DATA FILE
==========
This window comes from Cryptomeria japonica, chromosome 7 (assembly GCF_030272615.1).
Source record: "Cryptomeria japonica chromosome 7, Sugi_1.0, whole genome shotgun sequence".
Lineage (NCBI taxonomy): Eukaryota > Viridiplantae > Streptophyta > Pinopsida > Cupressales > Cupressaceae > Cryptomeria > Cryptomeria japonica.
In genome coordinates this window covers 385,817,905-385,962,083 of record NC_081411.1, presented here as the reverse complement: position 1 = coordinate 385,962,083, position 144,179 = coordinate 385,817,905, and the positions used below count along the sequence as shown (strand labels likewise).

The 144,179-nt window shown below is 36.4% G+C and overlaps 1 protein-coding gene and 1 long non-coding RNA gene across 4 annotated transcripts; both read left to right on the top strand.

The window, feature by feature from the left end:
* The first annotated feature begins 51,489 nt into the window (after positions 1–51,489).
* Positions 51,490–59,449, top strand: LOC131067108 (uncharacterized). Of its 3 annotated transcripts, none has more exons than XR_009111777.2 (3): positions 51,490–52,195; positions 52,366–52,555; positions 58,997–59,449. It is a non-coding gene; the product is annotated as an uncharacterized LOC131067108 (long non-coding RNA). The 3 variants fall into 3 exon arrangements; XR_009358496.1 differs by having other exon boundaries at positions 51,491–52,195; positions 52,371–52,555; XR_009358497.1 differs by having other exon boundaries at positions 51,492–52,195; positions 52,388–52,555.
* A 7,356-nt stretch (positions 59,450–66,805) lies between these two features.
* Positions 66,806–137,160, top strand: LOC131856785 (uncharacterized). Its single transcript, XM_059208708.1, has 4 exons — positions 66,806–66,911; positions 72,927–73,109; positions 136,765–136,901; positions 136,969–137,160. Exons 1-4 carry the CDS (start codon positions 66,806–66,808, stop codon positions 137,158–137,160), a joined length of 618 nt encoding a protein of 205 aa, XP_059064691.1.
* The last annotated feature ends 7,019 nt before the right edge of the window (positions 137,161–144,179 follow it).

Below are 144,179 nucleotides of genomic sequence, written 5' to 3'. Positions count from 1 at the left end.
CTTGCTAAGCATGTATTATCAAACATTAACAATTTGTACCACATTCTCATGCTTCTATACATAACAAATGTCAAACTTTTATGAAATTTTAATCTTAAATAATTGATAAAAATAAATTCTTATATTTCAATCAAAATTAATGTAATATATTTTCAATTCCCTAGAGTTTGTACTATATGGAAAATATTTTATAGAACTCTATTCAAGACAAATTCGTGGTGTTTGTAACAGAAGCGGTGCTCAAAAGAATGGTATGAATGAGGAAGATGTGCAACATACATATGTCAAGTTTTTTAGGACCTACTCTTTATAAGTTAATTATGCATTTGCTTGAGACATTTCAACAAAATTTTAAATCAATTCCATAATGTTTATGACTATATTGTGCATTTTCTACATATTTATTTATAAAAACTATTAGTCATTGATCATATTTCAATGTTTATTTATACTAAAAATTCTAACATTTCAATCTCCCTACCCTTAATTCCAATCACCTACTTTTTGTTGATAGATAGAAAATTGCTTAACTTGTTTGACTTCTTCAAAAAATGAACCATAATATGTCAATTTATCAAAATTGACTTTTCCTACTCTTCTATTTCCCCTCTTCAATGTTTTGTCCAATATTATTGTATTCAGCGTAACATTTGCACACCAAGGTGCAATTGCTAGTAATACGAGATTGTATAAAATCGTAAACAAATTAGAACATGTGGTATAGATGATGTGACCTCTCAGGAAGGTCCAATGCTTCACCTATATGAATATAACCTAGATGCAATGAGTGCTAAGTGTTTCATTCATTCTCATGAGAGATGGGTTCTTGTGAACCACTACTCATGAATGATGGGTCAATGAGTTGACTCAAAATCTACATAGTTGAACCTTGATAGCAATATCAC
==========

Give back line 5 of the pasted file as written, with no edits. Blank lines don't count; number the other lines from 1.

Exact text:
The 144,179-nt window shown below is 36.4% G+C and overlaps 1 protein-coding gene and 1 long non-coding RNA gene across 4 annotated transcripts; both read left to right on the top strand.